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ReFusionShaka routes back to simpler origins, now unites NU’s dance community

Jillian+Berry+strikes+a+pose+during+a+rehearsal+for+ReFusionShaka.+The+show+premieres+Friday+in+Cahn+Auditorium.
Jillian Berry strikes a pose during a rehearsal for ReFusionShaka. The show premieres Friday in Cahn Auditorium.

Jillian Berry strikes a pose during a rehearsal for ReFusionShaka. The show premieres Friday in Cahn Auditorium.

Jeremy Yu/The Daily Northwestern

Jeremy Yu/The Daily Northwestern

Jillian Berry strikes a pose during a rehearsal for ReFusionShaka. The show premieres Friday in Cahn Auditorium.

Jerry Lee, Creative Director

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No one predicted the meteoric rise of ReFusionShaka’s popularity in the Northwestern community when it started in 2010. Six years later and with more than 100 dancers involved, the event has turned into a symbol of unity for the dance community on campus.

“It was definitely something that I felt a lot of pride in doing,” said Yuchi Chiu (Communication ’14), who worked as an assistant producer for Boomshaka his freshman year. “To have three key student groups that are involved in the arts come together really says that we are one dance community at Northwestern.”

ReFusionShaka is the annual collaboration of three student dance groups: Refresh Dance Crew, Fusion Dance Company and Boomshaka. The show has rapidly grown out of the McCormick Foundation Center Forum stage, where it was initially staged, to eventually selling out Cahn Auditorium, which can seat more than one thousand people. This year’s ReFusionShaka will premiere Friday.

“The main inspiration for ReFusionShaka is that we realized each group had their own specialties about them that we were always interested in doing but never had a chance to participate,” said Jasmine Hubbard (Weinberg ’13), one of the founders of ReFusionShaka.

Hubbard, previously a member of Refresh, worked together with the three groups in 2010 to help members get to know each other and build a tighter dance community at NU. The diversity of the dancers’ experience with creative production processes helped ReFusionShaka take off logistically in its first year, thanks to the heavy focus on organizing and publicizing the show, Hubbard said.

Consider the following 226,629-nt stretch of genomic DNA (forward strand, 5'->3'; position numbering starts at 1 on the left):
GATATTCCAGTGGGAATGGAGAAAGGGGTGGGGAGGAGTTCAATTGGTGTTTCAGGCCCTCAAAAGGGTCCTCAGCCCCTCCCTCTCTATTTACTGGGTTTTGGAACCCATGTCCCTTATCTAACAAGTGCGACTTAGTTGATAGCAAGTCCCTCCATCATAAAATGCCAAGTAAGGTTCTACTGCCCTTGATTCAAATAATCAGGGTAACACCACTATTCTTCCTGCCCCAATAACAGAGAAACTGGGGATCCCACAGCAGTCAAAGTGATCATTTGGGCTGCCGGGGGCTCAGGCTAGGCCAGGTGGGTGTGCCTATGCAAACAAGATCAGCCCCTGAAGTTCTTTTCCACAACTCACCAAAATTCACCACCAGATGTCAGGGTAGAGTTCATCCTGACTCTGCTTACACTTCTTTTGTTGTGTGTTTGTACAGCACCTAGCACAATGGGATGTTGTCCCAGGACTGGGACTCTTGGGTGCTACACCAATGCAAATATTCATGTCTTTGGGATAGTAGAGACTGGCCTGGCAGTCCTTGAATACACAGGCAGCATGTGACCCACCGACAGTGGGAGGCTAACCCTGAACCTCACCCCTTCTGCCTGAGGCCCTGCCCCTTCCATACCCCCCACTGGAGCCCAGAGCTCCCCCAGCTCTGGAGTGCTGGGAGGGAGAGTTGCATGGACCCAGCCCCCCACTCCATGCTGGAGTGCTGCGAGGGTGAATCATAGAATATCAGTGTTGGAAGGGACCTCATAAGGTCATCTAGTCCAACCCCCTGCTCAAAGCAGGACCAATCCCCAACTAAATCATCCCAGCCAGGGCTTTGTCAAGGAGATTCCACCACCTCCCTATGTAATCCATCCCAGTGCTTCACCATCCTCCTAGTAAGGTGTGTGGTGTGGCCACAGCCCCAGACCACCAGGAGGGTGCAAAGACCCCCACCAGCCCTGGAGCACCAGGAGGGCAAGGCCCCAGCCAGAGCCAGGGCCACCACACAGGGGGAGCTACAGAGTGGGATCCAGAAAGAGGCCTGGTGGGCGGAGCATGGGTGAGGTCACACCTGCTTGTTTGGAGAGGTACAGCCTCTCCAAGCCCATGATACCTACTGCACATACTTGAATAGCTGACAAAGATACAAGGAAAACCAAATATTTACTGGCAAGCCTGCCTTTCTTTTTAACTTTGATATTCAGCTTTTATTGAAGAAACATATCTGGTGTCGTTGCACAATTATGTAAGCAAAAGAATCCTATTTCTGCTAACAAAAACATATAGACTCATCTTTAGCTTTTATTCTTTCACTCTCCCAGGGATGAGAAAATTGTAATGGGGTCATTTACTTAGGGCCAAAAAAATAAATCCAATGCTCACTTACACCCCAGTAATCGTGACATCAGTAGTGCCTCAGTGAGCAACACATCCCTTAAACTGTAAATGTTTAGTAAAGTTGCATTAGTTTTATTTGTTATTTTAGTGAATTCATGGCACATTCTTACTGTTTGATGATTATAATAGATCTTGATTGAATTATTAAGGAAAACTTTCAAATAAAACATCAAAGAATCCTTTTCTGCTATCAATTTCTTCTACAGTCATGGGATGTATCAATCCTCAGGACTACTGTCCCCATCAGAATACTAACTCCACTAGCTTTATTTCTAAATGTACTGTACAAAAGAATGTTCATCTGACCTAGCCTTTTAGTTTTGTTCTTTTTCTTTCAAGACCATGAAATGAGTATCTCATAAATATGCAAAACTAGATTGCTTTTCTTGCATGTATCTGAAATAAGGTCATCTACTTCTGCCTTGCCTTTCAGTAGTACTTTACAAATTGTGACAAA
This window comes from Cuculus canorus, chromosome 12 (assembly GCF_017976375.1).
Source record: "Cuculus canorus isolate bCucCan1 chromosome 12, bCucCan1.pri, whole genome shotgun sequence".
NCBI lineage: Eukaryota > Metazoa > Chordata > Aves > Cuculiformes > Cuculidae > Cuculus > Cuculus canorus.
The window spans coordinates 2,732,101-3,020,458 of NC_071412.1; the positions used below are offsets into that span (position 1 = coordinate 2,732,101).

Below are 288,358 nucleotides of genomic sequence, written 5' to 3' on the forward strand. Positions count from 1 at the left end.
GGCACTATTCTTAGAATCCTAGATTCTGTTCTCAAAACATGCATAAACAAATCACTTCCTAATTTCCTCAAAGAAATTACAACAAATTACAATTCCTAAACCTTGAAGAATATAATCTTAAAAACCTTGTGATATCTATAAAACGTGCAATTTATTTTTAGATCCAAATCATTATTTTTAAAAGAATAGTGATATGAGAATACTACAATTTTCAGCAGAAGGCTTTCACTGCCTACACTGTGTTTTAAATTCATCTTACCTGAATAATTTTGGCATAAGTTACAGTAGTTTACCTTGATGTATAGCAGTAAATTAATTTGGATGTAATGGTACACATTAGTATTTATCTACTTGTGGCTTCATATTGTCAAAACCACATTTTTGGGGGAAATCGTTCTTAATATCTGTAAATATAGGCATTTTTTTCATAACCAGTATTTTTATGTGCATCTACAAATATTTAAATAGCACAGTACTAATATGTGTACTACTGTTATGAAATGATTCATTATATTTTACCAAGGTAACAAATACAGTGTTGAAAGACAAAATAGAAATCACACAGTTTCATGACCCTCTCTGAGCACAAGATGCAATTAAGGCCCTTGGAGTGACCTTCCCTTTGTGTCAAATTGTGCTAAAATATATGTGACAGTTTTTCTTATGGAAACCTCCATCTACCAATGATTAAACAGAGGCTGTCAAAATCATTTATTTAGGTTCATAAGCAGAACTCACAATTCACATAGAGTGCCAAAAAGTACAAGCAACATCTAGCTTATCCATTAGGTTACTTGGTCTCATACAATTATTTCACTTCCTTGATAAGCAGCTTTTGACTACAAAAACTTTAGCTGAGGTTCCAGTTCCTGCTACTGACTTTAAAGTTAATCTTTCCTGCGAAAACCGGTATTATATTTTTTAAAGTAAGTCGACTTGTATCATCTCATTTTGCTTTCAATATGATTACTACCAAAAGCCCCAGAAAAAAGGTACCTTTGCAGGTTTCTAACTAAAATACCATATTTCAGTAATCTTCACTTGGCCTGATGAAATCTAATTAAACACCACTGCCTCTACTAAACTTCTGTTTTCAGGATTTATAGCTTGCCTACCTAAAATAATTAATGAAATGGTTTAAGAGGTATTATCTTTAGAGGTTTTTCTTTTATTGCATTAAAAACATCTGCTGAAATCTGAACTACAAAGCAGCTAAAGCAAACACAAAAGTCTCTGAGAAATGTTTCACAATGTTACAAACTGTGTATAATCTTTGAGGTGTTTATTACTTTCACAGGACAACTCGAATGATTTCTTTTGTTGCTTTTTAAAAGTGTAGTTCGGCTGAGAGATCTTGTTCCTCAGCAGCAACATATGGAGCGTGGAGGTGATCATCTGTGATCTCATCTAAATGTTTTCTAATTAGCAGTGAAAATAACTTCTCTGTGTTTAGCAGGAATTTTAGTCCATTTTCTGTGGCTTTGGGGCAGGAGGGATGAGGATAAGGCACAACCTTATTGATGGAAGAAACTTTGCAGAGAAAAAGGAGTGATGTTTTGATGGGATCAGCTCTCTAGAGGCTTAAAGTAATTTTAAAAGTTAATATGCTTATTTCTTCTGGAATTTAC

Moreover, with each group’s distinct approach to dance, ReFusionShaka was an opportunity for members from groups to gain experience in other styles, Hubbard said.

“Each group was busy doing their own thing — Refresh with our street style, Fusion with their more dance company outlook … and Boomshaka with their modern dance twist and musical uniqueness,” Hubbard said.

The bonds that resulted from this three-way partnership helped pave the way for members to move from group to group as well. Chiu helped publicize and organize the first ReFusionShaka, but in the spring of 2011, he decided to join Refresh and perform in their subsequent shows.

Others managed to find the time to perform for two groups simultaneously. Weinberg junior Grant Hou, currently the artistic director for Refresh, is also an active member of Fusion, joining both groups during his freshman year.

Hou is also part of ReFusionShaka’s executive board, in which two or three members from each participating group are selected to speak for their organization and help shape the structure of the annual show. Now, Hou helps influence the evolution of ReFusionShaka and works to improve the show’s artistic content from previous years.

“For example, in years past, opening and closing has always been thrown together last minute,” Hou said. “We put a lot more work into making (them) a bigger production this year.”

As the event has grown in size and popularity over the years, the mindset toward rehearsing ReFusionShaka has shifted dramatically within the groups. Just four years ago, ReFusionShaka was more casually “thrown together,” said McCormick senior Andre Mohring, who serves as one of Boomshaka’s artistic directors. After the show moved to Cahn, though, new performance material was created targeted to the audience attending the show, he said.

For Boomshaka, efforts to design and create a program specific for the show were initiated after the board realized ReFusionShaka was turning into one of their biggest performances, Mohring said. Similarly for Fusion, rehearsals intensified with the growth of ReFusionShaka, said Weinberg junior Mimi Khawsam-ang, public relations chair for the group.

“It feels like there’s more at stake now, so people have definitely been getting their stuff together more,” Khawsam-ang said. “Practices have gotten a little more intense just because, with the amount of people coming, the choreography needs to be more interesting.”

For NU alumni who participated in ReFusionShaka, though, watching the event get bigger is an indicator of the sheer amount of talent on campus and, on a deeper level, the strengthening of the college dance community.

“ReFusionShaka was the show that got me interested in dancing in the first place,” said former Refresh member Kingsley Leung (Weinberg ’15). “It is a really cool thing to bring the entire campus together to enjoy this form of art.”

Hubbard, who has watched ReFusionShaka grow for three years after her graduation, said she finds the pace at which the show expanded amazing, especially considering its humble origin story.

“I absolutely love that it’s still thriving, and it seems to improve more and more each year with all the teams continuously growing and pushing their limits,” Hubbard said. “It’s a great example of how lots of different kinds of people can come together with one common passion and attract a huge audience.”

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Twitter: @jaewookjerrylee

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